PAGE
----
The “Lack of Fit Tests” pane compares residual error with “Pure Error” from replicated design points. If there is significant lack of fit, as shown by a low probability value (“Prob > F”), then be careful about using the model as a response predictor. In this case, the linear model definitely can be ruled out, because its Prob > F falls below 0.05. The quadratic model, identified earlier as the likely model, does not show significant lack of fit. Remember that the cubic model is aliased, so it should not be chosen.
Look over the last pane in the Fit Summary report, which provides “Model Summary Statistics” for the ‘bottom line’ on comparing the options
The quadratic model comes out best: It exhibits low standard deviation (“Std. Dev.”), high “R-Squared” values, and a low “PRESS.”
The program automatically underlines at least one “Suggested” model. Always confirm this suggestion by viewing these tables.
From the main menu select Help, Screen Tips or simply press the lightbulb icon () for more information about the procedure for choosing model(s).
The program allows you to select a model for in-depth statistical study. Click the Model tab at the top of the screen to see the terms in the model.
The program defaults to the “Suggested” model shown in the earlier Fit Summary table.
If you want, you can choose an alternative model from the Process Order pull-down list. (Be sure to try this in the rare cases when Stat-Ease suggests more than one model.)
Also, you could now manually reduce the model by clicking off insignificant effects. For example, you will see in a moment that several terms in this case are marginally significant at best. The program provides several automatic reduction algorithms as alternatives to the “Manual” method: “Backward,” “Forward,” and “Stepwise.” Click the “Auto Select…” button to see these. From more details, try Screen Tips and/or search Help.
Click the ANOVA tab to produce the analysis of variance for the selected model.
The ANOVA in this case confirms the adequacy of the quadratic model (the Model Prob > F is less than 0.05.) You can also see probability values for each individual term in the model. You may want to consider removing terms with probability values greater than 0.10. Use process knowledge to guide your decisions.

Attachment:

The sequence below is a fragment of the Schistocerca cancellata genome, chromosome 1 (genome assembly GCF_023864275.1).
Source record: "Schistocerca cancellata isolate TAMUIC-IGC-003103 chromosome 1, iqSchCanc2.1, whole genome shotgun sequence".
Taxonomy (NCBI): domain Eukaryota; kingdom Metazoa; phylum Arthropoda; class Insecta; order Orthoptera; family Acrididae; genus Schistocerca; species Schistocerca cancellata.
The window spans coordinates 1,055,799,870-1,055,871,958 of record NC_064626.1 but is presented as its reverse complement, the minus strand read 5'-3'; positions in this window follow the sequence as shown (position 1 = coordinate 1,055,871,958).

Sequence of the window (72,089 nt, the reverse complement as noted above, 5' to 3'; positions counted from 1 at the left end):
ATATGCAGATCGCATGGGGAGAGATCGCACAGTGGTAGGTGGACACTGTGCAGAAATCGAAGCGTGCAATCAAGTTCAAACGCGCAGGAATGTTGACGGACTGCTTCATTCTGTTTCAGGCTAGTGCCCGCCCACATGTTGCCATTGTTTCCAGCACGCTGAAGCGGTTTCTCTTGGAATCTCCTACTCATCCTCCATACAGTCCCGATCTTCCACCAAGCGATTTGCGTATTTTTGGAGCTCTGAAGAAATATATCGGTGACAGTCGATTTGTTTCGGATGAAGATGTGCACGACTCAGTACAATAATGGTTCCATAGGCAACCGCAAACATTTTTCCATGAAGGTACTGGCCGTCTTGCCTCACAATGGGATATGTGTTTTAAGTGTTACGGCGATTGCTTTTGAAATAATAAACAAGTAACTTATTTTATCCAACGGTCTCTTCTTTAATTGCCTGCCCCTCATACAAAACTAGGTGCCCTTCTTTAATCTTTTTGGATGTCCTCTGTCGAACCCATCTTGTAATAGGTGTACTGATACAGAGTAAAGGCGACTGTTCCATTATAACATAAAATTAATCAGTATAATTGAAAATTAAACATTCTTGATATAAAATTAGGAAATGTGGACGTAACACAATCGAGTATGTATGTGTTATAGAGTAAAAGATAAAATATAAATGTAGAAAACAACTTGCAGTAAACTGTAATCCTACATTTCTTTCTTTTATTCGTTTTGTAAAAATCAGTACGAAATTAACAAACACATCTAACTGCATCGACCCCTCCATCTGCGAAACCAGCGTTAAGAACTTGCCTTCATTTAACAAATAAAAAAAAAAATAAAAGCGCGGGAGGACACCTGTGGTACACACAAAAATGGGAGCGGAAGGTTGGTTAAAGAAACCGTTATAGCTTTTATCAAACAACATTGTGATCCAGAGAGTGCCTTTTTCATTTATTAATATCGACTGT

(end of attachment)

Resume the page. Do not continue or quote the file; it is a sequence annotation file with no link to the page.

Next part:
Next, move over to the Fit Statistics pane to see various statistics to augment the ANOVA. The R-Squared statistics are very good — near to 1.
Next, move down to the Coefficients pane to bring the following details to your screen, including the mean effect-shift for each block, that is; the difference from Day 1 to Day 2 in the response.
Press Coded Equation to bring the next section to your screen — the predictive models in terms of coded factors. Click Actual Equation for the predictive models in terms of actual factors. Block terms are left out. These terms can be used to re-create the results of this experiment, but they cannot be used for modeling future responses.
You cannot edit any ANOVA outputs. However, you can copy and paste the data to your favorite word processor or spreadsheet. Also, as detailed in the One-Factor RSM tutorial, th eprogram provides a tool to export equations directly to Excel in a handy format that allows you to enter whatever inputs you like to generate predicted response. This might be handy for clients who are phobic about statistics. 😉
The diagnostic details provided by the program can best be grasped by viewing plots available via the Diagnostics tab. The most important diagnostic — normal probability plot of the residuals — appears in the first pane.
Data points should be approximately linear. A non-linear pattern (such as an S-shaped curve) indicates non-normality in the error term, which may be corrected by a transformation. The only sign of any problems in this data may be the point at the far right. Click this on your screen to highlight it as shown above.
Notice that residuals are “externally studentized” unless you change their form on the drop-down menu at the top of your screen (not advised).